By Jack Fink

AUSTIN, Texas (CBSDFW.COM) – Former El Paso Congressman Beto O’Rourke, former HUD Secretary Julian Castro, along with civil rights groups, and Lt. Gov. Dan Patrick held competing news conferences Tuesday as the debate over proposed Texas election law bills intensifies.

The Republican lieutenant governor said he wanted to set the record straight. “SB 7 is about voter security, not about suppression. I’m tired of the lies.”

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O’Rourke, the former U.S. Senate and presidential candidate, said, “This is the single greatest attack on democracy and the ability to vote in Texas in more than a decade.”

Under SB 7, voting hours would be expanded until 9 p.m., early voting would remain 12 days, which is more than some majority-Democratic states, and votes would have a paper back-up.

Patrick said, “This bill is needed because Americans no longer trust the system. A country where voters do not trust the system is a country in peril.”

The bill won’t allow 24-hour and drive-thru voting, which Harris County operated alone last year – none of the state’s other 253 counties did.

Government agencies won’t be allowed to send mail-in ballot applications to everyone, even those who don’t request them.

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The legislation would also expand the rights of poll watchers, and opponents say they worry that could intimidate voters.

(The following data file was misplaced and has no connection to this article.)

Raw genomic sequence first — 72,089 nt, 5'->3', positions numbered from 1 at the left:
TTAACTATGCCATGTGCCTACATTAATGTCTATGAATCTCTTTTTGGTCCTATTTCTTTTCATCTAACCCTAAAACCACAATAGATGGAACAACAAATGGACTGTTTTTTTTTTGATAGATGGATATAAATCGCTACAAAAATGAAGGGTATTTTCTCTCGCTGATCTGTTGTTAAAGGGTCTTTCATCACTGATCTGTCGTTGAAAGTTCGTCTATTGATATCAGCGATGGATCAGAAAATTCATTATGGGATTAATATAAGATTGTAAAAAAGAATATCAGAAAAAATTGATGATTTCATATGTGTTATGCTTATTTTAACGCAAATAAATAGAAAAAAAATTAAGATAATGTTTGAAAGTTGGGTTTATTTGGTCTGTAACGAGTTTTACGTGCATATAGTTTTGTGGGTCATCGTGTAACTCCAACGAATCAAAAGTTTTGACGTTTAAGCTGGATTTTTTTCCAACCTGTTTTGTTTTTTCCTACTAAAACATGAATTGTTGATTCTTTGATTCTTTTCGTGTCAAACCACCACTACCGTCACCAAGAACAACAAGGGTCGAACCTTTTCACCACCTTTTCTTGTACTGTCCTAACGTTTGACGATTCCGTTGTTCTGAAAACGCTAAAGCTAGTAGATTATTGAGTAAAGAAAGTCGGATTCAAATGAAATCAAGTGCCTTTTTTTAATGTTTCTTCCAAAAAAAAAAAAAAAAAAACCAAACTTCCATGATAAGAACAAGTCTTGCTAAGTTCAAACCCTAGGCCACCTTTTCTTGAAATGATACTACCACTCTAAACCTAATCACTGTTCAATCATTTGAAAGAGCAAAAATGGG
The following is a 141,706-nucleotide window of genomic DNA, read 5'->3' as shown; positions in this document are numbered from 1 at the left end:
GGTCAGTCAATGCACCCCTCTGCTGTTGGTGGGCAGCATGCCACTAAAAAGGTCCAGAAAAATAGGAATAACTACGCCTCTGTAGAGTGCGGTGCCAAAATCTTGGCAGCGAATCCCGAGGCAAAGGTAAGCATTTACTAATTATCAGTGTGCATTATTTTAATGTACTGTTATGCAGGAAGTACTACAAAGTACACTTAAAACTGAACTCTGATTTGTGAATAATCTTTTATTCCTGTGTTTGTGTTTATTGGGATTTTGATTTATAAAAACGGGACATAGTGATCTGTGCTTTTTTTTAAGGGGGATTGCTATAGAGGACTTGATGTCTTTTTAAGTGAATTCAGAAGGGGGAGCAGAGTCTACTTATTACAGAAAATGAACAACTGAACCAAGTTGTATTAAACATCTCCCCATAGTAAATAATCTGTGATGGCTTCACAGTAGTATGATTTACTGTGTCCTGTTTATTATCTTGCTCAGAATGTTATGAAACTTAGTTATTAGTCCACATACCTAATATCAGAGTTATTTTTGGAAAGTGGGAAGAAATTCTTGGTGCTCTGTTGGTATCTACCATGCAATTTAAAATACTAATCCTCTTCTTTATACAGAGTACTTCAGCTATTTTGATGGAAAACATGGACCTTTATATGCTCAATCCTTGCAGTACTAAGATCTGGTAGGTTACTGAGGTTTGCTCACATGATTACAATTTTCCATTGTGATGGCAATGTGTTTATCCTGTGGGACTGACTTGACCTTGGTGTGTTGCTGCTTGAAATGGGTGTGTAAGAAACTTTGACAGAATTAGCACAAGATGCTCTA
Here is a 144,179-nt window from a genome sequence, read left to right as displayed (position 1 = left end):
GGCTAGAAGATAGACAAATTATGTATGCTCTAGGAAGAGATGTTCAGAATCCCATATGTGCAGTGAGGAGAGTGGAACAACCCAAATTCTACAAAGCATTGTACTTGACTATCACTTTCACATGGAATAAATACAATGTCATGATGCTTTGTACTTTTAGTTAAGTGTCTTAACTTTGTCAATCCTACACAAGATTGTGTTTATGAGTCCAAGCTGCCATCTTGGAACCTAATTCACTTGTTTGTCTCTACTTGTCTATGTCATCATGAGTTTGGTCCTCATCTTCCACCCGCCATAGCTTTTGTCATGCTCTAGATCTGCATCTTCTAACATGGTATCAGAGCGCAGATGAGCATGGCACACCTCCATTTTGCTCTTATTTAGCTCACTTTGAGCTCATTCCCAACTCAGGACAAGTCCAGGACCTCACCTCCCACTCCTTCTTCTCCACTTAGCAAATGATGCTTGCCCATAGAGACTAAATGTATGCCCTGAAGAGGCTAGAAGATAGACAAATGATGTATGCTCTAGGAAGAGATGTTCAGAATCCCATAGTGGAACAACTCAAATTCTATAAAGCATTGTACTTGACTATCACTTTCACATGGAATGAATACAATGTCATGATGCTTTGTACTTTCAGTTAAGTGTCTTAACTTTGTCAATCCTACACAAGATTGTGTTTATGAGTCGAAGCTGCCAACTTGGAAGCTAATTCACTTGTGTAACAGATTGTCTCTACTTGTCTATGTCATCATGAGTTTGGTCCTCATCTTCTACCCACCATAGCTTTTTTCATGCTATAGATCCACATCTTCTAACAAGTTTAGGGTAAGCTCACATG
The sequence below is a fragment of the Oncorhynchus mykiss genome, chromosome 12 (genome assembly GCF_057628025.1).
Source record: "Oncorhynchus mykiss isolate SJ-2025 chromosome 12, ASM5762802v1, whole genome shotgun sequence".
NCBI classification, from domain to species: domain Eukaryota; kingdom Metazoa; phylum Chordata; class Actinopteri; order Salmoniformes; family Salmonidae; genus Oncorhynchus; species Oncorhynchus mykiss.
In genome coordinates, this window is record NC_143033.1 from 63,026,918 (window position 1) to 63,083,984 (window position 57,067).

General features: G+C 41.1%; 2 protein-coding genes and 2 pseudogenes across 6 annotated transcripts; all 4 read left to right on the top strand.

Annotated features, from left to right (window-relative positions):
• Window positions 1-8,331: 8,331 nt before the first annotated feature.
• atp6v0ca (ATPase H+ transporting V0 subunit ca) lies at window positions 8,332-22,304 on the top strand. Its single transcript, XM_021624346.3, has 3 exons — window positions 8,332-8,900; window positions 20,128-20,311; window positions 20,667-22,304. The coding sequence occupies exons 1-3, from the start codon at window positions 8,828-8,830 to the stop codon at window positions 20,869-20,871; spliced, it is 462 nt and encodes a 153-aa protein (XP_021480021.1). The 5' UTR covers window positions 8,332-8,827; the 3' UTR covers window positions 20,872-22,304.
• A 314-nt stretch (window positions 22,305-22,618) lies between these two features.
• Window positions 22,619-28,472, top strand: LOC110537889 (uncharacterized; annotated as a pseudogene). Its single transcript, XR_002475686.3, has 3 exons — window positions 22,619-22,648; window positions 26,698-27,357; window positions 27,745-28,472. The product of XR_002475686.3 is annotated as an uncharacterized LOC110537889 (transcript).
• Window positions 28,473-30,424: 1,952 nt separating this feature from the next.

Castro said, “This legislation is not only about voter suppression. It’s about voter intimidation with provisions such as allowing for the videotaping of voters who are suspected of some sort of fraud. Voter fraud almost never happens in this state or across the country.”

Patrick also fired back at American Airlines again Tuesday after the Fort Worth-based carrier announced last week it opposes SB 7. “Let me tell you something Mr. American Airlines, I take it personally. You’re questioning my integrity and the integrity of the Governor and the integrity of the 18 Republicans who voted for this. When you suggest we’re trying to suppress the votes, you’re in essence between the lines calling us racist and that will not stand.”

American declined any further statement Tuesday.

O’Rourke defended the airline. “You’ve got companies like Dell, American Airlines that have stood up and done the right thing regardless of what it might cost them in the short-term.”

He and Castro said people should urge other Texas companies to take a stand.

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But Patrick warned businesses against it, saying doing so could alienate half their customers.